This is a post about fences, but not in the good fences make good neighbours sense that you might expect. (This could be the way into lots of good things about interfaces, encapsulation and so on.) In this post I’m not interested in the things that the fence is separating, but in the fence itself – how it’s made up of posts and panels.
Fence panels and fence posts isn’t really a fully-fledged software design pattern, but is still a useful shorthand for a class of problems to do with counting things.
The anatomy of a fence
As far as we’re concerned, a fence is made up of posts with panels between them to make a continuous barrier. At the risk of pointing out the obvious: each panel needs a post at both ends, but one post can be shared by the panel to its left and to its right. This means that if you have 4 panels you need 5 posts, if you have 17 panels you need 18 posts and so on – it’s always 1 more post than panel.
How is a fence a useful model for software design?
Often software counts things. Within counting things, sometimes it’s obvious what you’re counting – how many rows in the results returned from a database query, how many items in a shopping cart etc. However, sometimes you need to be careful to make sure if you should count things or the things between them.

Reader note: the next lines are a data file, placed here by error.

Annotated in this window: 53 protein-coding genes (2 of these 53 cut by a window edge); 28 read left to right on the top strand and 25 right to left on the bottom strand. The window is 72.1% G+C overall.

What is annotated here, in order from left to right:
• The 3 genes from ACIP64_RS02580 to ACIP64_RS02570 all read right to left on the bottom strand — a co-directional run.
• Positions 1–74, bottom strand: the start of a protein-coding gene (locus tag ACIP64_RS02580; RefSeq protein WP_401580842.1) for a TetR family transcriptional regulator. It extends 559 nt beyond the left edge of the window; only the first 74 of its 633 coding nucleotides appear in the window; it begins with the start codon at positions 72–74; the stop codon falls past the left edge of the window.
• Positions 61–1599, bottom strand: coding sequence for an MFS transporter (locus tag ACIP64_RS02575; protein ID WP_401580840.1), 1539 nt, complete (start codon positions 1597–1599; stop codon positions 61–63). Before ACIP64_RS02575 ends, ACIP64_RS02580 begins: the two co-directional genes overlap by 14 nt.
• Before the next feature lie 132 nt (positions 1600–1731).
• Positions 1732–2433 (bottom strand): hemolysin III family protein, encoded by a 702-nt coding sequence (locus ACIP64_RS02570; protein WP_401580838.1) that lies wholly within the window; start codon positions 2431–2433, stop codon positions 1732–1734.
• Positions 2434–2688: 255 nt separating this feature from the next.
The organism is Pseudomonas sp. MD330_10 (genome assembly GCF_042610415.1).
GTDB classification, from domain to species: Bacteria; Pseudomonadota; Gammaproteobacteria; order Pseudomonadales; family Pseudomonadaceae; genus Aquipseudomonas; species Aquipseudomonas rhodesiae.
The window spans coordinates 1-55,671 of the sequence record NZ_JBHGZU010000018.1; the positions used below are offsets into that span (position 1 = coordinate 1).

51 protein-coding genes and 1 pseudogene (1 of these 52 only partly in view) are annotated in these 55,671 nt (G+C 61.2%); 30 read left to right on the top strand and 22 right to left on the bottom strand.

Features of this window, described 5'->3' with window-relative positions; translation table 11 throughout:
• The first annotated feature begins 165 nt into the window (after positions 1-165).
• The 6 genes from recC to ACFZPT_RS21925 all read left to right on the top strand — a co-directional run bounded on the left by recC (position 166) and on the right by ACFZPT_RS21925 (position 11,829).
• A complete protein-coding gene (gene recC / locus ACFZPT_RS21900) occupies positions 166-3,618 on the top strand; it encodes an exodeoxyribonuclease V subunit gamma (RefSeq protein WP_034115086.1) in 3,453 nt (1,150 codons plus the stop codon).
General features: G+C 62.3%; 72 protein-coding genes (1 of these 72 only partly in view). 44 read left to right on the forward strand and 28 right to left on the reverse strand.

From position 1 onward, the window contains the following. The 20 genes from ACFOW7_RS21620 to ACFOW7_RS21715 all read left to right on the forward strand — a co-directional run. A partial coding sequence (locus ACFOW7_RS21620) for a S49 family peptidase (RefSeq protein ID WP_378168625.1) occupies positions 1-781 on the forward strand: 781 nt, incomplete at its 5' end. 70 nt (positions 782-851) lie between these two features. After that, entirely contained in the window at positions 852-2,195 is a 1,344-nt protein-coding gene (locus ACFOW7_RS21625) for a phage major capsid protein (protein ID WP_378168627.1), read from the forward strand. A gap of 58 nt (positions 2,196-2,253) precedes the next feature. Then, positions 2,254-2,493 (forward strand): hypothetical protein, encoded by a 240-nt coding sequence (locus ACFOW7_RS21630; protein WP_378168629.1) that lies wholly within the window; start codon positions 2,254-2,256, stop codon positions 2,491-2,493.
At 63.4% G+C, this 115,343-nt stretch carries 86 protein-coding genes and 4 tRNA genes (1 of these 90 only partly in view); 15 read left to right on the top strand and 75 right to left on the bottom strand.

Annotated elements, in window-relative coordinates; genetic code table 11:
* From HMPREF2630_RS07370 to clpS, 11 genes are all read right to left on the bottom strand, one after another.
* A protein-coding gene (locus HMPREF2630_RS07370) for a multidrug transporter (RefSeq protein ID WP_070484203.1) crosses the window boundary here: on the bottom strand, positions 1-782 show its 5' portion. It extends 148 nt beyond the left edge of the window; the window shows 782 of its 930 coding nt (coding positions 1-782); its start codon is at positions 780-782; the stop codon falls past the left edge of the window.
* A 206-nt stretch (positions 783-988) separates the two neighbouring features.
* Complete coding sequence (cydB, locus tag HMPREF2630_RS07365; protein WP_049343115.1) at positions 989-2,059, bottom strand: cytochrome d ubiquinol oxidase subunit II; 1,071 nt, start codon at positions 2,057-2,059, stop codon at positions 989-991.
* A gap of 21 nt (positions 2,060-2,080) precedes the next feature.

For instance, I was recently on the Tube in London and I needed to remember when it was time to get off. The Central line between Tottenham Court Road and Liverpool Street is like this:
The technique I use is to count down towards zero, so that when I reach zero I know I’m getting off at the next stop. To give myself some warning I number the gaps between stations rather than stations, like this:
The stations are like fence posts, and the tracks between stations are like fence panels.
Sometimes you might not be interested in counting fence panels or posts, but it’s still a useful model. If the fence posts are events that happen, e.g. when a car completes a lap of a circuit, then the time between the events – the lap times – are the fence panels. In order to have a lap time, you need to know two consecutive events when the car was at the start / finish line.
Fence panels and fence posts doesn’t crop up all that often, but when it applies it’s a tool that can help you to avoid off-by-one errors and other problems, which can be nasty.
2 thoughts on “Counting – fence panels or fence posts?”
Can I be the first to say Mornington Crescent in terms of Tube routing 🙂
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Have you seen what the destination URL is of the link for “Tube” above? (In the second paragraph of the section titled: How is a fence a useful model for software design?) 🙂